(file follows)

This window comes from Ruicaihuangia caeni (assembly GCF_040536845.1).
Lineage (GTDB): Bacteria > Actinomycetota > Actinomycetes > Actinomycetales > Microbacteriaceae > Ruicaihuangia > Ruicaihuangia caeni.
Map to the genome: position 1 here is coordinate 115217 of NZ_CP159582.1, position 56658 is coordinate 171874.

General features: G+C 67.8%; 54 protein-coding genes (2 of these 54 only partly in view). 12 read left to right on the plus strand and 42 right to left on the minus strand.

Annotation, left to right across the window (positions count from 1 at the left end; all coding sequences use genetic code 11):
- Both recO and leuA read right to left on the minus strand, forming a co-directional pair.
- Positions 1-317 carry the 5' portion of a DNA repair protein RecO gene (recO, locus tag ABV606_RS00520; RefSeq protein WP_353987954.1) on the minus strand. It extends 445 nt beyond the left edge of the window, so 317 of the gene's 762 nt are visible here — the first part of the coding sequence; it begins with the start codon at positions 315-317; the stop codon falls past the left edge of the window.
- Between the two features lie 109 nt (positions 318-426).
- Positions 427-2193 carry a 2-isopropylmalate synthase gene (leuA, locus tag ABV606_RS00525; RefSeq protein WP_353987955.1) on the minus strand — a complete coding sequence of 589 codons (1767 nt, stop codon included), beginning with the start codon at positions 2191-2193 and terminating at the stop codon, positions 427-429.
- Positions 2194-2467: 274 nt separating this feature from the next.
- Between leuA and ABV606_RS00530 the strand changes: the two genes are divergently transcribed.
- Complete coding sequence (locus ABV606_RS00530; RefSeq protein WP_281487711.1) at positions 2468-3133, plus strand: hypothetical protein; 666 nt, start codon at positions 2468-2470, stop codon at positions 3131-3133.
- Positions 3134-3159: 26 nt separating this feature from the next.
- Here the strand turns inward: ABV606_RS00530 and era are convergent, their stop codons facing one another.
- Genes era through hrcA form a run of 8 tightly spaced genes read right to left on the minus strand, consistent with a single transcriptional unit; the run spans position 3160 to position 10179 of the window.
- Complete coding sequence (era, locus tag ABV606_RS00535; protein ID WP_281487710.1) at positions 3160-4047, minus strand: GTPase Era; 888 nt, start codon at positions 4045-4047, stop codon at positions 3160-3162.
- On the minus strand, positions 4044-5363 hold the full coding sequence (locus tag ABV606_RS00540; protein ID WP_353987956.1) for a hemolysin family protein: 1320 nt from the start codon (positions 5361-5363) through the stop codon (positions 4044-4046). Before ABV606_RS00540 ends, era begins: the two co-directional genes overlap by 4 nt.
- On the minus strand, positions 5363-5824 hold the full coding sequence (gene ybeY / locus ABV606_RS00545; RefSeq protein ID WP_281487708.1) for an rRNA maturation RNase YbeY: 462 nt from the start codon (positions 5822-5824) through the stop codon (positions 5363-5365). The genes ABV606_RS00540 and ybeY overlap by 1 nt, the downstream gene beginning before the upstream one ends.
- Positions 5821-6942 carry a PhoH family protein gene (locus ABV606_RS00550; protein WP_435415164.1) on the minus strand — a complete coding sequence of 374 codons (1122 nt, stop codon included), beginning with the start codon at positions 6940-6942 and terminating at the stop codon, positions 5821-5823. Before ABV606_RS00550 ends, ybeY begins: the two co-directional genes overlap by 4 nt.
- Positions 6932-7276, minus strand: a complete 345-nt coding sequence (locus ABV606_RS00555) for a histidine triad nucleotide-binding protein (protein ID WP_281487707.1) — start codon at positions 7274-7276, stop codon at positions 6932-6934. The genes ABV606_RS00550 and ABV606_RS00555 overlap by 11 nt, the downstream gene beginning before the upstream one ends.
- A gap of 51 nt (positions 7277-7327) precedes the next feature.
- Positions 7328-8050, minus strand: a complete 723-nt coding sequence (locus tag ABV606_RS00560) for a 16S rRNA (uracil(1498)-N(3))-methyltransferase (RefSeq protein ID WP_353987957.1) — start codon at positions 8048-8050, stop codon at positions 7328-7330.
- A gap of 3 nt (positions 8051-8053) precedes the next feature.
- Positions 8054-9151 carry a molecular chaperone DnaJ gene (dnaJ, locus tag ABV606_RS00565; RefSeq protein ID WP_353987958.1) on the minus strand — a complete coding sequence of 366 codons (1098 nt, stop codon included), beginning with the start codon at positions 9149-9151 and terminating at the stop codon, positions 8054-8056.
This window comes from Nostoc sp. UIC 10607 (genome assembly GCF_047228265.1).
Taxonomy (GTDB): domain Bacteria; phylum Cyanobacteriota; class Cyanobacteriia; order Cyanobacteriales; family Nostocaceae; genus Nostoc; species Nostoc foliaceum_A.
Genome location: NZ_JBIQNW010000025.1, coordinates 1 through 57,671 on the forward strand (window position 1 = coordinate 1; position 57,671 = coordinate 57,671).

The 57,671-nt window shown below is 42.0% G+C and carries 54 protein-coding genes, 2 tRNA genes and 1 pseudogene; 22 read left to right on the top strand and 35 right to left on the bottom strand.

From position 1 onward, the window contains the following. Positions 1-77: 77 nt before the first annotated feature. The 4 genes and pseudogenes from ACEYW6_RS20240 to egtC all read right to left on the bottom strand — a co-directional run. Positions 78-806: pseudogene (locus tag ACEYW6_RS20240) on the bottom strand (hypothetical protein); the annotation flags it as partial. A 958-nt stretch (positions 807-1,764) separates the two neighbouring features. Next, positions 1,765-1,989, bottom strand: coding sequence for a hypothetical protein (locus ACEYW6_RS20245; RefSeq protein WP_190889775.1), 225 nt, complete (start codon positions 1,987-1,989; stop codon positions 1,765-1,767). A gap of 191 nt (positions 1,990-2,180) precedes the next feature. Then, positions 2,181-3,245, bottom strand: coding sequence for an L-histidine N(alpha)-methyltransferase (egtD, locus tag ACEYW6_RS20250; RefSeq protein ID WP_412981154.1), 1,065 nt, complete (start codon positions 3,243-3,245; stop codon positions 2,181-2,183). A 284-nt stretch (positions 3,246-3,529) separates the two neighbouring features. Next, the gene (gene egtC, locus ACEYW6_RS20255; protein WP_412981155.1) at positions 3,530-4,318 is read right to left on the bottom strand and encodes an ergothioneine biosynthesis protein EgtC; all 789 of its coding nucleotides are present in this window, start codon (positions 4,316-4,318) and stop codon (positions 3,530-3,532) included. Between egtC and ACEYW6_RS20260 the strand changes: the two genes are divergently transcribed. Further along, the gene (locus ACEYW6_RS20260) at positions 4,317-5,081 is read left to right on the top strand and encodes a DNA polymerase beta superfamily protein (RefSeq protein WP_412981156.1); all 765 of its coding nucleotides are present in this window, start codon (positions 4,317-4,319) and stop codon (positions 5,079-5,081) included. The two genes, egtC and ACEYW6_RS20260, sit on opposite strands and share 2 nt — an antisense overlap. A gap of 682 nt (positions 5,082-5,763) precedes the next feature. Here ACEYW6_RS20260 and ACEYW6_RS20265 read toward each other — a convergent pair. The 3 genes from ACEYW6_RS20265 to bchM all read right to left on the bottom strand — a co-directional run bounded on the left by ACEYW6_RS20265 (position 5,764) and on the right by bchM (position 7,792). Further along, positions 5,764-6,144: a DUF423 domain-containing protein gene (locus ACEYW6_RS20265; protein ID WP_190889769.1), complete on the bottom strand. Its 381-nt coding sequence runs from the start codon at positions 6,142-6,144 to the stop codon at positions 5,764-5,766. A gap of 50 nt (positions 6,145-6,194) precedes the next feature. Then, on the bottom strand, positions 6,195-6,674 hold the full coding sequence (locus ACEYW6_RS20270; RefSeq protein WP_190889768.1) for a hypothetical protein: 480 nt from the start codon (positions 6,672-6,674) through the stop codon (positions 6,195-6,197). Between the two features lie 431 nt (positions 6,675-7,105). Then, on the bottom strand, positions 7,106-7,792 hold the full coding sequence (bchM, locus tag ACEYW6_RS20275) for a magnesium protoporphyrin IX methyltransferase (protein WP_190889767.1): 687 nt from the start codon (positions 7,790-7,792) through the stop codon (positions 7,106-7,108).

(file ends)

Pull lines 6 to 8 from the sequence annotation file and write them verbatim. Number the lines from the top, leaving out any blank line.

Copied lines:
- Both recO and leuA read right to left on the minus strand, forming a co-directional pair.
- Positions 1-317 carry the 5' portion of a DNA repair protein RecO gene (recO, locus tag ABV606_RS00520; RefSeq protein WP_353987954.1) on the minus strand. It extends 445 nt beyond the left edge of the window, so 317 of the gene's 762 nt are visible here — the first part of the coding sequence; it begins with the start codon at positions 315-317; the stop codon falls past the left edge of the window.
- Between the two features lie 109 nt (positions 318-426).